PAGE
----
For Immediate Release:
October 21, 2020
David Perle 202-483-7382
Giza, Egypt – Following a year-long PETA campaign that included an undercover investigation, appeals from nearly 500,000 people, and meetings with government officials, Egypt’s tourism ministry has announced plans to ban camel and horse rides around the Giza pyramids and in the archaeological areas. Tourists will be able to use electric cars and buses, as recommended by PETA Asia.
Please find below a statement on this news by PETA Asia Senior Vice President of International Campaigns Jason Baker:
This announcement is a huge victory for all the camels and horses who are forced to haul visitors on their backs or in carriages at Egypt’s top tourist sites in the blistering heat, without access to food, water, or shade. After PETA Asia revealed the immense suffering of these working animals—for instance, animals would slip and fall to the ground and workers were caught on camera whipping a horse mercilessly after he collapsed from exhaustion—we and nearly 500,000 compassionate people sent letters to the Ministry of Tourism, and our representatives met with government officials to discuss ending this abuse by banning the use of animals at these sites.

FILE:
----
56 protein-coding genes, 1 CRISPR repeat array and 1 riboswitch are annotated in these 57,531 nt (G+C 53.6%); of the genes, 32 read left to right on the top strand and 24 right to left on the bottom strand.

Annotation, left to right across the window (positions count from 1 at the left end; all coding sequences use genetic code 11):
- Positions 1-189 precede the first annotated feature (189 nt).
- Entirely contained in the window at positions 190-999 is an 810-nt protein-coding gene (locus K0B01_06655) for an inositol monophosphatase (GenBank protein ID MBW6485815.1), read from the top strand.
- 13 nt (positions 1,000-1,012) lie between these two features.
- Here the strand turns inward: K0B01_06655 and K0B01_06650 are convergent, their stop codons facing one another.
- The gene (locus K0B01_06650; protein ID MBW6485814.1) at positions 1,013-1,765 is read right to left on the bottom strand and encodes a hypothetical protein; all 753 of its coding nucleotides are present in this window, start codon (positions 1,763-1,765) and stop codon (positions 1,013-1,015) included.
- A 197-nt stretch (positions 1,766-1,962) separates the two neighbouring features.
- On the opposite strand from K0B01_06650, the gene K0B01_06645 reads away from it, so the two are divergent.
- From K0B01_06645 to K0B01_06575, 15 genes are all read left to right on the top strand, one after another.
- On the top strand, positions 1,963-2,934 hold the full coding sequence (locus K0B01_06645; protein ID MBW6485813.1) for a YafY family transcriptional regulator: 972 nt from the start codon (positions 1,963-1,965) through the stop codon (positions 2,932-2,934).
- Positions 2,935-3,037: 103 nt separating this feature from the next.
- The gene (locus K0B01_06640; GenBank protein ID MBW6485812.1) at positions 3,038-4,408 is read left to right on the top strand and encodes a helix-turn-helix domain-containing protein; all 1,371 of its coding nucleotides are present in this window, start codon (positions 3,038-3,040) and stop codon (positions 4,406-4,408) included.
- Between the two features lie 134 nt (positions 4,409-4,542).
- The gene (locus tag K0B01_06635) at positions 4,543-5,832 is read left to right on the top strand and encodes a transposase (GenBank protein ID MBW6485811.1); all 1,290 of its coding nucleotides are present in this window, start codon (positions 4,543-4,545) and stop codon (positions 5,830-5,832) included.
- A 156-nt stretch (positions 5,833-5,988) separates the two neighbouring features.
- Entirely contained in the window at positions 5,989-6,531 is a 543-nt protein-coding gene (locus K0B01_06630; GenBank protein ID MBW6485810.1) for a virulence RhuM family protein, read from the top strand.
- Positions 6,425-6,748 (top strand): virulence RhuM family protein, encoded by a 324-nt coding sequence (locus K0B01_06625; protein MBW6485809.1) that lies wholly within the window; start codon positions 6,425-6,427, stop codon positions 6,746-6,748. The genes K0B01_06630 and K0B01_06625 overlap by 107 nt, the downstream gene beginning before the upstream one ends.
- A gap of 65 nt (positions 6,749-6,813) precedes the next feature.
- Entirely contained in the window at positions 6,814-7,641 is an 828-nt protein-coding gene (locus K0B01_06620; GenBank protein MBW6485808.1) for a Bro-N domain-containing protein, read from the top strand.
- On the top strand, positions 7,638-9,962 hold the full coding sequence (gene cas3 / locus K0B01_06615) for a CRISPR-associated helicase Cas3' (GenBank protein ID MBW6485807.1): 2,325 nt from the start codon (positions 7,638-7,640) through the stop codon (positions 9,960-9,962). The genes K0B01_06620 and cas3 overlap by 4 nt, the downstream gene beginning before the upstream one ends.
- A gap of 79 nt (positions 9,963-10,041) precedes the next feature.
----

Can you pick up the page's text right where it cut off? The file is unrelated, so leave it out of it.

Many of the camels used for rides in Egypt come from the notorious Birqash Camel Market, where PETA Asia filmed camels being beaten bloody. Our footage led to the arrest of three camel traders by a security force headed by Brig. Gen. Assem Abu al-Khair and Sameh Badawi. The traders could be fined and could face imprisonment for up to six months under Article 357 of the Penal Code.
Animal abuse has no place at Egypt’s majestic tourist destinations, and while this plan doesn’t ban all animal rides across the country, we’re excited to see electric cars and buses carry tourists around in the future. PETA Asia is calling on other destinations that still offer horse-drawn carriage and donkey rides—such as Petra, Jordan—to follow in Egypt’s footsteps and switch to animal-free transportation.
PETA—whose motto reads, in part, that “animals are not ours to use for entertainment”—opposes speciesism, which is a human-supremacist worldview. More information about animal rides in Egypt is available here.